When I read on the course syllabus that the first short assignment of this course will be writing a review for a performence of Richard Wagner’s three-act, romantic masterpiece: Tristan and Isolde, I was ecstatic. I’ve always enjoy love stories, but even more so when it is put into music. To me, love and music are like two pieces of puzzles that completes
each other. Conducted between 1857-1859, this opera was considered one of the the most influential piece of opera ever written – with Wagner breaking the rule of the traditional rules harmony and used it in a whole new way. It is consider one of the turning point of not only opera, but western music. After going thru a couple of the recordings by different productions in the University Music Library, I’ve decided to write about the conduction of Leonard Bernstein, a five-disc, 1981 live recording of this magnificent opera.
Leonard Bersteine, has always been one of my favourite music composers, mostly for the music that he wrote for the famous musical, West Side Story. He was also an author, pianst, and a music conductor. And boy oh boy, he certainly did not dissapoint in conducting the score of Tristan. The recording of the entire orchestra was the most detailed version that I came across. The clarity and the richness of the music was simply flawless! The fourteen minute long Prelude, while a bit on the slow side, was espcially remarkable and beautiful. It came with so much feeling and got to my heart instantly. What a way to open an opera on a love story! Musically, I thought that through out the whole Opera, there was no paritcular highlight, because each part (cd) was one. I could truely feel the sense of passion, conflicting emotion and tension in different parts of the story, being brought out thru Bernstein’s conducting.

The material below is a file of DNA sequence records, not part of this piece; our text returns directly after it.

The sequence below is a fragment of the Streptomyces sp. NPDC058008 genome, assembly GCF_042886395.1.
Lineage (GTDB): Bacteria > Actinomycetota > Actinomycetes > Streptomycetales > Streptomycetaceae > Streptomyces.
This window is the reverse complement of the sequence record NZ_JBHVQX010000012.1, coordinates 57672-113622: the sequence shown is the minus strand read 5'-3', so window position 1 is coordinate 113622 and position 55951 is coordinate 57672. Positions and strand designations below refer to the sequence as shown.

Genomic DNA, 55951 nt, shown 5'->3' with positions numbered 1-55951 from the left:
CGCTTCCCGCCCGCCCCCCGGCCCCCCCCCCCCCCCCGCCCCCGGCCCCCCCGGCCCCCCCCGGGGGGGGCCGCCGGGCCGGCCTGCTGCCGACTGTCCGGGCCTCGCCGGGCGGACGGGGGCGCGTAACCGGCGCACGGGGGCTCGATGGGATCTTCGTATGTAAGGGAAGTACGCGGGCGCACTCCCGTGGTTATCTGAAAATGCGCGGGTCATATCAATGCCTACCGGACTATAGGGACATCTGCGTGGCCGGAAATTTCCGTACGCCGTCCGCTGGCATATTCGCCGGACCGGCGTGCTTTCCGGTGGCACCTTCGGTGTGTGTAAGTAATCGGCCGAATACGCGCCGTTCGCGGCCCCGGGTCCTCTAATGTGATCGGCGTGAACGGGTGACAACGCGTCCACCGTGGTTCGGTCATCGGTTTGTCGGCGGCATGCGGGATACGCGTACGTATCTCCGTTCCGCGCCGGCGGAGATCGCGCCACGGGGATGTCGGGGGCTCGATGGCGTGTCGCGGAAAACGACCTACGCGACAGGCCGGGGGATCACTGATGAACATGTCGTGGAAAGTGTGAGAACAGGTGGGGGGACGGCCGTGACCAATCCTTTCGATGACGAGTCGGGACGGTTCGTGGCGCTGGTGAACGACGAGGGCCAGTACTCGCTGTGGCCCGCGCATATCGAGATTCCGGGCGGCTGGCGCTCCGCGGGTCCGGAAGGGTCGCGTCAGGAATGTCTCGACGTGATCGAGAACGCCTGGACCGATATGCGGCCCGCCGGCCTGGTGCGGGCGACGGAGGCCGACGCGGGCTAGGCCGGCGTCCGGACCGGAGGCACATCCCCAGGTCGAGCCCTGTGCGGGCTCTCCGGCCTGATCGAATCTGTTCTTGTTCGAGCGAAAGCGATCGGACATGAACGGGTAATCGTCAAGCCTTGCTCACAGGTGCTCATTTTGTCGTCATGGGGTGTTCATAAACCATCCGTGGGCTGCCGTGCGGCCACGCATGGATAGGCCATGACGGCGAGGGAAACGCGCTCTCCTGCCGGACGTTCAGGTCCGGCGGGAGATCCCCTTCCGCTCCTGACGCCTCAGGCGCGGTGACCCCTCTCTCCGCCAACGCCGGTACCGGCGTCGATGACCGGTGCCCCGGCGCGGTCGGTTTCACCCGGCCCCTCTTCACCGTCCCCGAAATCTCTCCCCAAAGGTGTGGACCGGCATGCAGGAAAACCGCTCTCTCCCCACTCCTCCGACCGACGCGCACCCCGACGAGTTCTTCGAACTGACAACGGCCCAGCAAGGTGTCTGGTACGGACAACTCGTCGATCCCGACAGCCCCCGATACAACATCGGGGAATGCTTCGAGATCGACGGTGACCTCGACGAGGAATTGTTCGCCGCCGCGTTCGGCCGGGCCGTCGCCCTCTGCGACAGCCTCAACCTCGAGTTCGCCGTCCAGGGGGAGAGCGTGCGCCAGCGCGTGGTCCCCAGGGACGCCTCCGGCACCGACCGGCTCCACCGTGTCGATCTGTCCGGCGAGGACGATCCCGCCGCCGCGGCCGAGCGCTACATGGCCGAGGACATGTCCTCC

In addition to the music, the singing of both Tristan and Isolde were also wonderous. By Bersteine’s choice, Tristan was being sang by Peter Hofmann and Isolde by Hildegard Behrens while King Marke, Brangane were sang by Hans Sotin and Yvonne Minton. Hofmann, a German tenor, was at the time a rather talented actor/singer. I did not know much about him but I thought his performence was done extremely well. I liked his deep, manly vocal which thou was full of youth a great deal. For the most part, he was very steady with his singing and you could feel that he wasn’t just singing out the lines – he seemed to be rather into being Tristan, as his voice had the passion aswell as feel for the character. I was able to feel the tragic moments, notibally towards the end of the opera. Behrens, a German Soprano, on the other hand, was also great. Her voice was so beautiful and I really liked all of her solo parts. Her singing of the high notes were exceptional, espcially during Isolde’s famous “Liebestod”, which I thought was by far the most emotional part of the Opera. I thought Behrens Isolde’s conflicting emotions inside was brought out nicely by Behrens. The other singers (Sotin/Minton etc.) were also execellent.
Overall, I thought it was incredible that Bersteine was able to put together an amazing performence of such astonishingly difficult masterpiece while making all of his singers and the orchestra performing at their best. I enjoyed listening to it to the fullest. It is certainly one of the most beautiful recording that I’ve ever heard.